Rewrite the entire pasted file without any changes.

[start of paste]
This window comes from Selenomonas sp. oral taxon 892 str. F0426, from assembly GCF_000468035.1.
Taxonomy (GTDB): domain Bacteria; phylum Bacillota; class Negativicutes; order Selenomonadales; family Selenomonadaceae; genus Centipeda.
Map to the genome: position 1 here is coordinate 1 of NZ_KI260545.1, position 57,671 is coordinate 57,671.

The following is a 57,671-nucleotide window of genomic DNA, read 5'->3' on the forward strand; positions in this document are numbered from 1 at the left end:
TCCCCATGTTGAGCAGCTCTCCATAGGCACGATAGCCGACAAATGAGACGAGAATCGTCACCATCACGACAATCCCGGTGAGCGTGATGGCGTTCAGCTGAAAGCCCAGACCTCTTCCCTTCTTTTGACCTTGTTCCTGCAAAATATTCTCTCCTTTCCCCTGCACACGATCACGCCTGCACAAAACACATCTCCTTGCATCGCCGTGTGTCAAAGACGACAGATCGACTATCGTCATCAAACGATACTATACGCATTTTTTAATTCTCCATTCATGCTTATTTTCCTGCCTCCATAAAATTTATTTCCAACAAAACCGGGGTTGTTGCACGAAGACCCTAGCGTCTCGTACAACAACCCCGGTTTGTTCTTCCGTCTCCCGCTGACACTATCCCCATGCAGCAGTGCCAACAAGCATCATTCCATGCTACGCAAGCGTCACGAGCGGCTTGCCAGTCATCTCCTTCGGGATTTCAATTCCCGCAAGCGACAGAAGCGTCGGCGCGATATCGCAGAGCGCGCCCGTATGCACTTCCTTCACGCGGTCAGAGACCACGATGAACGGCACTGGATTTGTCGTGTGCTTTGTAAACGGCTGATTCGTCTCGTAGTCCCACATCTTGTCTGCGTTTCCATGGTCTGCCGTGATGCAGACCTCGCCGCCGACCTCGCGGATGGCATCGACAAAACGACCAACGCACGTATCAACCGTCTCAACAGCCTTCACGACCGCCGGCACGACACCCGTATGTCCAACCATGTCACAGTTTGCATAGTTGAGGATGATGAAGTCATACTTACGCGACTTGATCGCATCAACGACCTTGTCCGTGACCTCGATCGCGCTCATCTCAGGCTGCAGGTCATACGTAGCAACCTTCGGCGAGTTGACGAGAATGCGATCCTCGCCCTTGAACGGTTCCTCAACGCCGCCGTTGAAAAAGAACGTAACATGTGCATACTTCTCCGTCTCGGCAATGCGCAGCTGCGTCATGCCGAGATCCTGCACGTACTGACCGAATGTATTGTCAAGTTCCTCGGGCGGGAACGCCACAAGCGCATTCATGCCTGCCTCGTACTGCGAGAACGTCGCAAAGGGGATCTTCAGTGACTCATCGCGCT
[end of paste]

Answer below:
This window comes from Selenomonas sp. oral taxon 892 str. F0426, from assembly GCF_000468035.1.
Taxonomy (GTDB): domain Bacteria; phylum Bacillota; class Negativicutes; order Selenomonadales; family Selenomonadaceae; genus Centipeda.
Map to the genome: position 1 here is coordinate 1 of NZ_KI260545.1, position 57,671 is coordinate 57,671.

The following is a 57,671-nucleotide window of genomic DNA, read 5'->3' on the forward strand; positions in this document are numbered from 1 at the left end:
TCCCCATGTTGAGCAGCTCTCCATAGGCACGATAGCCGACAAATGAGACGAGAATCGTCACCATCACGACAATCCCGGTGAGCGTGATGGCGTTCAGCTGAAAGCCCAGACCTCTTCCCTTCTTTTGACCTTGTTCCTGCAAAATATTCTCTCCTTTCCCCTGCACACGATCACGCCTGCACAAAACACATCTCCTTGCATCGCCGTGTGTCAAAGACGACAGATCGACTATCGTCATCAAACGATACTATACGCATTTTTTAATTCTCCATTCATGCTTATTTTCCTGCCTCCATAAAATTTATTTCCAACAAAACCGGGGTTGTTGCACGAAGACCCTAGCGTCTCGTACAACAACCCCGGTTTGTTCTTCCGTCTCCCGCTGACACTATCCCCATGCAGCAGTGCCAACAAGCATCATTCCATGCTACGCAAGCGTCACGAGCGGCTTGCCAGTCATCTCCTTCGGGATTTCAATTCCCGCAAGCGACAGAAGCGTCGGCGCGATATCGCAGAGCGCGCCCGTATGCACTTCCTTCACGCGGTCAGAGACCACGATGAACGGCACTGGATTTGTCGTGTGCTTTGTAAACGGCTGATTCGTCTCGTAGTCCCACATCTTGTCTGCGTTTCCATGGTCTGCCGTGATGCAGACCTCGCCGCCGACCTCGCGGATGGCATCGACAAAACGACCAACGCACGTATCAACCGTCTCAACAGCCTTCACGACCGCCGGCACGACACCCGTATGTCCAACCATGTCACAGTTTGCATAGTTGAGGATGATGAAGTCATACTTACGCGACTTGATCGCATCAACGACCTTGTCCGTGACCTCGATCGCGCTCATCTCAGGCTGCAGGTCATACGTAGCAACCTTCGGCGAGTTGACGAGAATGCGATCCTCGCCCTTGAACGGTTCCTCAACGCCGCCGTTGAAAAAGAACGTAACATGTGCATACTTCTCCGTCTCGGCAATGCGCAGCTGCGTCATGCCGAGATCCTGCACGTACTGACCGAATGTATTGTCAAGTTCCTCGGGCGGGAACGCCACAAGCGCATTCATGCCTGCCTCGTACTGCGAGAACGTCGCAAAGGGGATCTTCAGTGACTCATCGCGCT